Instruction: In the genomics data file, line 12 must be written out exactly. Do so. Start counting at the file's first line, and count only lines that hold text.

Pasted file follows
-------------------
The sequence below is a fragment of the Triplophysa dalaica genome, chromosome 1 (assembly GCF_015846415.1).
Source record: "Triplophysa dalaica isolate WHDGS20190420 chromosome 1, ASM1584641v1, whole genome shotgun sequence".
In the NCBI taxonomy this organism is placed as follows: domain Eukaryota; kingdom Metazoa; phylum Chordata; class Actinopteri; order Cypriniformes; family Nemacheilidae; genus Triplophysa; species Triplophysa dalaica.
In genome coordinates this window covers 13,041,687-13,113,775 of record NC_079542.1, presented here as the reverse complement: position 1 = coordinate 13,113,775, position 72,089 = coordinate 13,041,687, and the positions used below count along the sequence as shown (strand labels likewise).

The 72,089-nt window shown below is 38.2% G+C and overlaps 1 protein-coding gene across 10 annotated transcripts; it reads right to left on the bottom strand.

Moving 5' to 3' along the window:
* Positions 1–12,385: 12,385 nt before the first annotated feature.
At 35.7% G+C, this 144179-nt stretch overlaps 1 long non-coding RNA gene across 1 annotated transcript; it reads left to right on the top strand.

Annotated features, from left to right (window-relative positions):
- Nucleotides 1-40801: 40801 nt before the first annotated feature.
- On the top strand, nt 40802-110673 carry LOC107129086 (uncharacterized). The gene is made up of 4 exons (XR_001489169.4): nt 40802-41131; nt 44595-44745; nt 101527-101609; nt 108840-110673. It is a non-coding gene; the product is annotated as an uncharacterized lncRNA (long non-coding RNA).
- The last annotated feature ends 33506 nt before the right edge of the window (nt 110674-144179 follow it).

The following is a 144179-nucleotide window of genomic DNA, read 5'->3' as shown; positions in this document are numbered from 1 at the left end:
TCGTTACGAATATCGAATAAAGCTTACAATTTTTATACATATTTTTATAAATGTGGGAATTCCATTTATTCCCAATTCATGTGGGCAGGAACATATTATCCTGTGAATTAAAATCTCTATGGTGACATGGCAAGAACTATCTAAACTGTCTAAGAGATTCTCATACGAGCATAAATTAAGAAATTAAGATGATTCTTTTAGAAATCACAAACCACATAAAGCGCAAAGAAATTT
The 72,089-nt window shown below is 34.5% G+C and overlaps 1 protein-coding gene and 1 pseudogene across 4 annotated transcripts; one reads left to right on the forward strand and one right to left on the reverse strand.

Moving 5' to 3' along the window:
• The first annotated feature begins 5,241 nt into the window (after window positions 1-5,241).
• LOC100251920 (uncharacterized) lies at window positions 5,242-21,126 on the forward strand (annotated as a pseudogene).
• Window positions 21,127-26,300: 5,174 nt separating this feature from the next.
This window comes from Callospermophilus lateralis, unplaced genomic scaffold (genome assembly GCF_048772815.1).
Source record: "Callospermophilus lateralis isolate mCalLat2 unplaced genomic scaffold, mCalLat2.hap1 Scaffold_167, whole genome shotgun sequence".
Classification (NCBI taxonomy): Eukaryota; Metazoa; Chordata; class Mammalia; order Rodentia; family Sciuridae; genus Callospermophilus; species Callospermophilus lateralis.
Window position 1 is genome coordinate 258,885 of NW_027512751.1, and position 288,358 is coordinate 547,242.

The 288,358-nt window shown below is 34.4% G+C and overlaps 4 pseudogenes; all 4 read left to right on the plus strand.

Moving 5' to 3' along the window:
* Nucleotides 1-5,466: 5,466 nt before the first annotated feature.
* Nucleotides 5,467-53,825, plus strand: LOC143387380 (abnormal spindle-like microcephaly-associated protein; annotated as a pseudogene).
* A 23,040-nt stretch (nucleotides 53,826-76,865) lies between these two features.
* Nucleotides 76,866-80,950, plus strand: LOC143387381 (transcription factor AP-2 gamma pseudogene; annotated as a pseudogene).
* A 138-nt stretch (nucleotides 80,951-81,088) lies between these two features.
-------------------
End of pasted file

- The last annotated feature ends 33506 nt before the right edge of the window (nt 110674-144179 follow it).